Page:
6 things NOT to do in your graduate job interview
Hey guys! With interview season nearly upon us, all that fresh graduate talent about to hit the job market and, in some cases, up to 200 candidates applying for 1 graduate job vacancy, we wanted to share our quick guide on how best to sabotage your own chances of landing a job you love.
1. Turning up late for the interview
Get yourself off to a truly terrible start by announcing, “Sorry I’m late”.
Fail this most basic of tests and you’re setting the bar pretty low and will have a lot of making up to do to turn things around. Even if you nail the interview, the interviewer will have doubts about your time-keeping and will possibly fail you.
Use Google Street View to locate the office in advance of setting off and try to spot the entrance. Citymapper will find you the best route to get there but, even still, aim to arrive at the venue 10-15 minutes early in case public transport fails you. Better to be walking around outside the building for a few minutes until you press the buzzer or speak to reception, than rushing, flustered, and starting on the back foot. Be sure to check out the Contact Us page as employers often list the best transport routes to their offices.
Don't arrive too early either; your interviewer has a busy schedule and your early arrival can actually be disruptive. 5 minutes before is the sweet spot.
Don’t say we didn’t warn you!
2. Looking scruffy
Iron your shirt and clean your shoes. If you arrive looking dishevelled, you’re heading for an interview rejection. If you haven’t got an iron, take your shirt to the dry cleaners the day before and ask them to press it for you. It’ll be the best £1.50 investment you’ll have made in yourself for some time.
3. Not doing enough interview prep
Not doing enough interview prep, winging it and bull-shitting. It’s a slippery slope. Googling the company whilst you’re on the bus to your interview is a classic trait of the nearly man or woman.
OK, so you’ve managed to wing it this far by doing the bare minimum and your natural charm and confident chat have helped you talk your way in and out of situations previously. But the game has changed. You’re no longer the master. You’re the student.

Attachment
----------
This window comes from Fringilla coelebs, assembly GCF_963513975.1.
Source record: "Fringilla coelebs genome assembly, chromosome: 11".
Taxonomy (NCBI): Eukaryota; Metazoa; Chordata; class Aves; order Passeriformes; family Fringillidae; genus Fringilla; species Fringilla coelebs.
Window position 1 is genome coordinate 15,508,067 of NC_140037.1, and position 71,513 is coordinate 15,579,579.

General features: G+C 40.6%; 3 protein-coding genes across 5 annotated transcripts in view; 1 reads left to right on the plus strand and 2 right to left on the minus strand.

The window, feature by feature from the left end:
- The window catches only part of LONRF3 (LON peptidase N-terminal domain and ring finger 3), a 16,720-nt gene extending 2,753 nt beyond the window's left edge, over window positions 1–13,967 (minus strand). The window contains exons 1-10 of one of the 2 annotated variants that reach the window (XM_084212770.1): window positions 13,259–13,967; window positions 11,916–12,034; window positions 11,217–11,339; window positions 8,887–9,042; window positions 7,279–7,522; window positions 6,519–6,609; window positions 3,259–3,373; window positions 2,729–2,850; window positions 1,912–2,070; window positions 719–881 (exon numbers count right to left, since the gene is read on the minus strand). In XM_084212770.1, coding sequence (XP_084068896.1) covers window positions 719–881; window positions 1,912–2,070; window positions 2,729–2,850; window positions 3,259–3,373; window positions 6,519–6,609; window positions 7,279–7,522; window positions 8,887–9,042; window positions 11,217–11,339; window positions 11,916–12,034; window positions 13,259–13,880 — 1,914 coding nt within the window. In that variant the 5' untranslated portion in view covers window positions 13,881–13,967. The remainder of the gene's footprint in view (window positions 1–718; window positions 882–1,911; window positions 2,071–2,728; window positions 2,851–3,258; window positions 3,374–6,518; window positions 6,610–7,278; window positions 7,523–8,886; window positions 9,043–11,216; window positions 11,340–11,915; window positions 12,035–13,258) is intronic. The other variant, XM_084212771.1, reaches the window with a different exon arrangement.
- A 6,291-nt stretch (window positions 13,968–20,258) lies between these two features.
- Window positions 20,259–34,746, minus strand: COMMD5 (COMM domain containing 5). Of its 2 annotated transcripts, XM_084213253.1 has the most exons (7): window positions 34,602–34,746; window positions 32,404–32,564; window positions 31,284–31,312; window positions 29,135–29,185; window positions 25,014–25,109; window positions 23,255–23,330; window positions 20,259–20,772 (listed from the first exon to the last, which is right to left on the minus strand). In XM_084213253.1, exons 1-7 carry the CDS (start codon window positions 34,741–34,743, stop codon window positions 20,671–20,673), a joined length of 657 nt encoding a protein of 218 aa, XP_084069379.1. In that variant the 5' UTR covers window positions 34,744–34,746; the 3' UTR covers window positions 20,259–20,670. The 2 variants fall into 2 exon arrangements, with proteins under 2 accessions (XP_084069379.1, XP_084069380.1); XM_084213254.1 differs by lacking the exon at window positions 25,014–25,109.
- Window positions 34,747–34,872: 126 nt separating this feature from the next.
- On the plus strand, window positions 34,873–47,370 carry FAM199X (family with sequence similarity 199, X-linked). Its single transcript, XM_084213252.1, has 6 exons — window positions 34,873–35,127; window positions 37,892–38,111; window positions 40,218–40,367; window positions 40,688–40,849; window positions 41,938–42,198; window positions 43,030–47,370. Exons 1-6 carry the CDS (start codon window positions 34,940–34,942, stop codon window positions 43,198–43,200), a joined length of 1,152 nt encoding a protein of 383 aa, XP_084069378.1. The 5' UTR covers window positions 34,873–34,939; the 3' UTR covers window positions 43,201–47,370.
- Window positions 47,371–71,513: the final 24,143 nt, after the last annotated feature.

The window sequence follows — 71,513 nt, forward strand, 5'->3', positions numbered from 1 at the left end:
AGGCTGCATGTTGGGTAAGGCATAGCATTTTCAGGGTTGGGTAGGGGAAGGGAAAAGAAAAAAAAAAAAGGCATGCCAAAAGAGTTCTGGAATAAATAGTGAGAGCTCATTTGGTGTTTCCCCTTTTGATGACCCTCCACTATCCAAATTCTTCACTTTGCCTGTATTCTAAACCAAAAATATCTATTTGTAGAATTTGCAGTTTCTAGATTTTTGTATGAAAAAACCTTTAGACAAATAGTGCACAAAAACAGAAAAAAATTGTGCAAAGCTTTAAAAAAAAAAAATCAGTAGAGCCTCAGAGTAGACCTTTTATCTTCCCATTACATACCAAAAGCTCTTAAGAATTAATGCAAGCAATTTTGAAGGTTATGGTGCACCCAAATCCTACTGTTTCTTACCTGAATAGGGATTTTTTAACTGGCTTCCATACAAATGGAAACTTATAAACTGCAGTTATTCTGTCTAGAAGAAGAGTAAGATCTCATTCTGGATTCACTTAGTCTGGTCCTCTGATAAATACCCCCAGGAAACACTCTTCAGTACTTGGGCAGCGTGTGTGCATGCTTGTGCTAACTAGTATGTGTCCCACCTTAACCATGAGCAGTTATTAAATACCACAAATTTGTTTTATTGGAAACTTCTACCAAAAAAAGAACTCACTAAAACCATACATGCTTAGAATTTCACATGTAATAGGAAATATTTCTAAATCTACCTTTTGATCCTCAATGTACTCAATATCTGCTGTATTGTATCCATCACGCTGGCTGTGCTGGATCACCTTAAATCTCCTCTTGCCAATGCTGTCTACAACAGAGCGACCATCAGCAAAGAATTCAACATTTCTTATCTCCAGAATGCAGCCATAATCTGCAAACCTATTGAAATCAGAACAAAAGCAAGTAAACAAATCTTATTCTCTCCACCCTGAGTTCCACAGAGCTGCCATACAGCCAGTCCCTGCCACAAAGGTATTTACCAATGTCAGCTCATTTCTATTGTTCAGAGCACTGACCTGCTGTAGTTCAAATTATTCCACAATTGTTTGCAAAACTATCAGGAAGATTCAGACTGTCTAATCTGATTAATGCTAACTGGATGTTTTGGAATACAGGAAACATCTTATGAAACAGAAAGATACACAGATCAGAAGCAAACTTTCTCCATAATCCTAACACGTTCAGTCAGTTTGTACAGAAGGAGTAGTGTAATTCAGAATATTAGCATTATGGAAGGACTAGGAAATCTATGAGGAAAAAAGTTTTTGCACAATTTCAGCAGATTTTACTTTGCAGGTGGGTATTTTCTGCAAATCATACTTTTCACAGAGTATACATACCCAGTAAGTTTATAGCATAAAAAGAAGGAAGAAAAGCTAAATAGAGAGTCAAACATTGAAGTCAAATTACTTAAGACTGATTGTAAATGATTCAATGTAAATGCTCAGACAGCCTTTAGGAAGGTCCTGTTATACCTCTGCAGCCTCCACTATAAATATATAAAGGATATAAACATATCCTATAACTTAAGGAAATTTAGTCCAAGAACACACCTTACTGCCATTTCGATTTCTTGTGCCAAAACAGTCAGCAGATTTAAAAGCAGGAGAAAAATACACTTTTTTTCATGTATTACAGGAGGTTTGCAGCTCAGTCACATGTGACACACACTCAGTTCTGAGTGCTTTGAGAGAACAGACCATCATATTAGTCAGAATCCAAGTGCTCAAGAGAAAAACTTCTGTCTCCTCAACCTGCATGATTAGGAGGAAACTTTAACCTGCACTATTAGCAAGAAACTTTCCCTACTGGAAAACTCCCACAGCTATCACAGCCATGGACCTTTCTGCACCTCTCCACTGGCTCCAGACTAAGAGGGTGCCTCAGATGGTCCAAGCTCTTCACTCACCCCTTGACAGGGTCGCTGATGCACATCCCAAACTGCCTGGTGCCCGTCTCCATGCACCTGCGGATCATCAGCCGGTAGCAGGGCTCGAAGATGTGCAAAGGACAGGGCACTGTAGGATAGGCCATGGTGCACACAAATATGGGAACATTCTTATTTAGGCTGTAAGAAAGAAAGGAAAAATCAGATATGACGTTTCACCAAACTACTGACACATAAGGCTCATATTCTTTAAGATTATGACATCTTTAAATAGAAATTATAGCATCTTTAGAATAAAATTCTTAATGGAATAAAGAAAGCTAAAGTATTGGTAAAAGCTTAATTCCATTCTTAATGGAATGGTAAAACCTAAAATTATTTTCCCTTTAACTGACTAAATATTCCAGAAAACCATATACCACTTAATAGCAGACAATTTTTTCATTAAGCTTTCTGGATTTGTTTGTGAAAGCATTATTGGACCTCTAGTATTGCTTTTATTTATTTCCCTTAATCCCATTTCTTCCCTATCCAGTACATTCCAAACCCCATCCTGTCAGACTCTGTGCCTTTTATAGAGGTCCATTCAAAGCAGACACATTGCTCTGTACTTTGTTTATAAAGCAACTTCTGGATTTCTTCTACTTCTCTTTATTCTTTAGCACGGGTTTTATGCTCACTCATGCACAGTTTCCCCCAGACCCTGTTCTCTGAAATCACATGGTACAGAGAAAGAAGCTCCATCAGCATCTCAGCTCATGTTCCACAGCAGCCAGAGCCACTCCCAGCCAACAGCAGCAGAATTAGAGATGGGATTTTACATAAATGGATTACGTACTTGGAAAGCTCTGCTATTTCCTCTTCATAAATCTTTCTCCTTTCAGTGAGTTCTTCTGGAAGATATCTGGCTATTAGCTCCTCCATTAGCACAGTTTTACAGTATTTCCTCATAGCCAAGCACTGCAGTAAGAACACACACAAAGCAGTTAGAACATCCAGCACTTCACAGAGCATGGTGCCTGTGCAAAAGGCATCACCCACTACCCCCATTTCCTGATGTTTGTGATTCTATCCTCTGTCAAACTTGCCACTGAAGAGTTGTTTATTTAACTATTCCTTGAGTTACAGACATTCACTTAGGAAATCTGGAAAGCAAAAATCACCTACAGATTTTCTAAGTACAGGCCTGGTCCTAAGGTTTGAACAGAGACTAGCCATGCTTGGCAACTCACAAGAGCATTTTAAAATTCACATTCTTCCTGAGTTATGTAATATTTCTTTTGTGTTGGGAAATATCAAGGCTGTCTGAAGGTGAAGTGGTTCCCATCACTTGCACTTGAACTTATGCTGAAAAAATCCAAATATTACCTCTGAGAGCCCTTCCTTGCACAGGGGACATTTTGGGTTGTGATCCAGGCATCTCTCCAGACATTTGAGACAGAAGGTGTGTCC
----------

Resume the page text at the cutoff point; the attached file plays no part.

Be sure to find as much as you can about the company, what they say about themselves, what others say about them, and make sure you can articulate and understand what they actually do (and how they make their money).
Our simple prep guide includes:
i. Check out the team on Linkedin – do you know anyone there (or do any of your friends?)
ii. What are they posting on Linkedin? Do you have any opinions on their content? What did you find interesting?
iii. Read the company blog. What are they talking about?
iv. Check out their Instagram page. What have they been up to recently?
v. Google and read any news articles. Google News should collate any recent press coverage but you can also check Crunchbase.
vi. Read the job description and think of examples of how you can relate what you’ve done with what they’re looking for.
4. Showing a lack of commitment to the company and/or role
Don’t for a second mistake “Where do you see yourself in 5 years’ time?” for lets-get-to-know-each-other small talk. This is a cleverly coded question meaning “Do you actually want this job, or do you see it as a stepping stone and are you going to disappear off travelling in a year, leaving us in the lurch, you little whippersnapper?”
“What else have you been applying for?” means “Have you been applying for totally random roles with no obvious direction (ZERO POINTS) or have your other interviews been for similar roles at similar companies (TEN POINTS!)?”
Don’t fall into these textbook interview traps. If you show a lack of commitment to the role or company, you’re not going to get past an experienced interviewer. But then again, if you’re not committed to the company or role, you probably shouldn’t be at the interview in the first place.
5. Nobody likes a show-off
You’re not at uni anymore, there are boundaries and being professional at all times is super important.
i. Don’t talk about how much money you have.
ii. Don’t talk about how privileged you are.
iii. Don’t tell the interviewer you can tap into private investor network to help fund their startup.
iv. Don’t flirt; it’s not a date.
v. Don’t call the interviewer “mate”.
vi. Don’t be over-familiar.
6. Having no interview questions to ask
“Do you have any questions for me?” asks the interviewer. If your response is, “Erm, no, I think we’ve covered everything,” you should probably think again. The interviewer is trying to work out if you’ve had any independent thoughts about the company and, more importantly, their market. Maybe we’re being a little harsh in saying you’ll get failed for this but it’s certainly an easy way to pick up bonus points by using this time as an opportunity to show you’ve understood the business’ challenges and are curious (and serious) about what the future might hold for you there.
Having a little panic and making up a question on the spot can come across as being unprepared. Instead, write a list of 3-5 questions you want to ask and make sure a) you cover what’s genuinely important to you and b) you showcase your research and critical thinking.
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